Homeless Theatre Hopkins impressive

CRITIC'S CORNER

March 02, 2006|By J. WYNN ROUSUCK | J. WYNN ROUSUCK,SUN THEATER CRITIC

At some point in A.R. Gurney's What I Did Last Summer, just about every character proclaims that the play is about him or her. But in a sense, director Suzanne Pratt's production is also about Theatre Hopkins - a theater that is currently without a home.

This strong production - mounted for a brief two-weekend run in temporary quarters at Johns Hopkins University's Swirnow Theater - is the latest reminder of how much this fine community theater deserves a place it can call its own.

Gurney's play is set in a Canadian resort town on the shores of Lake Erie in 1945. There, a 14-year-old boy named Charlie finds himself uncomfortably negotiating a path between adolescence and maturity. As Charlie, adult actor Jonas Grey lets us see the remnants of the boy struggling with the man who will eventually emerge.

Finding a way to rebel and be responsible at the same time, Charlie takes a job working for the local eccentric - a free-spirited artist named Anna (unaffectionately known as "The Pig Woman"). Binnie Ritchie Holum imbues Anna with so much self-possession and cocksureness, there's no question that she'll leave her imprint on impressionable Charlie.

Gurney's plays (Love Letters, The Dining Room, Sylvia) frequently include some kind of gimmick, but the surprises in this one extend beyond the structural device of having the characters occasionally address the audience directly. In this case, we discover that Charlie and his apparently straight-laced mother (an overly tremulous Judy Thornton) have more in common than seems likely from their frequent battles.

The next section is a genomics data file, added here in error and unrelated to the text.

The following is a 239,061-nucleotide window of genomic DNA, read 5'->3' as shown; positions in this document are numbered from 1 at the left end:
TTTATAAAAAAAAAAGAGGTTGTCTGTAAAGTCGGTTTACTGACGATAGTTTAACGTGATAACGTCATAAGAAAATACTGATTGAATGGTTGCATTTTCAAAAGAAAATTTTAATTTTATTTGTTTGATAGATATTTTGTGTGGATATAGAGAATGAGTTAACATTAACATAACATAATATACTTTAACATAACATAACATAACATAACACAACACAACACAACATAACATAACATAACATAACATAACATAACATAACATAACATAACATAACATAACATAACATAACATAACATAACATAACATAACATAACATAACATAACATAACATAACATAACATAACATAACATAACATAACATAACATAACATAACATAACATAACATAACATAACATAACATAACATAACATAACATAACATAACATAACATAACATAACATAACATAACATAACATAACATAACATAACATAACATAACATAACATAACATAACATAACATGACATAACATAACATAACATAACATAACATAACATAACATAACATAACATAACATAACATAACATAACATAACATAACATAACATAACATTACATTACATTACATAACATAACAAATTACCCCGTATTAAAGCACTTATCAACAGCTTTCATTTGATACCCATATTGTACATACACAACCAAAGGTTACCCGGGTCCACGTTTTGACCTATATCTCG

The director also gets noteworthy performances out of the other adult cast members who portray teenagers. Each succeeds in seeming youthful without being cloying - especially Laurel Burggraf, whose character convincingly alternates between timidity and enthusiasm.

From the bare planks of designer Bill Roche's set to the warm, welcoming tones of Michael Klima's lighting, you can almost feel the hot summer sun and the breezes from the lake - even in the dead of a Baltimore winter. And, a few hours spent with What I Did Last Summer warms the spirit as well.

Show times at the Swirnow Theater, in the Mattin Center on the Homewood campus of Johns Hopkins University, are 8 p.m. Friday and Saturday, and 2 p.m. Sunday. Tickets are $15. Call 410-516-7159.

`Remembering T.'

A memorial service for T. Edward Hambleton, the pioneering producer who died Dec. 17, was held at New York's Century Association on Monday.

Approximately 180 people attended "Remembering T., A Memorial Celebration," a farewell salute to the native Baltimorean who helped found the off-Broadway movement. Speakers included directors Jack O'Brien (Dirty Rotten Scoundrels, Hairspray) and the legendary Harold Prince, as well as actress Rosemary Harris.

"There was a great deal of humor and a great deal of warmth," said Linda Hambleton Panitz, one of Hambleton's daughters."Everybody talked about what a gentleman [Hambleton] was and how unusual that is in the theater - or anywhere else in life."

j.wynn.rousuck@baltsun.com

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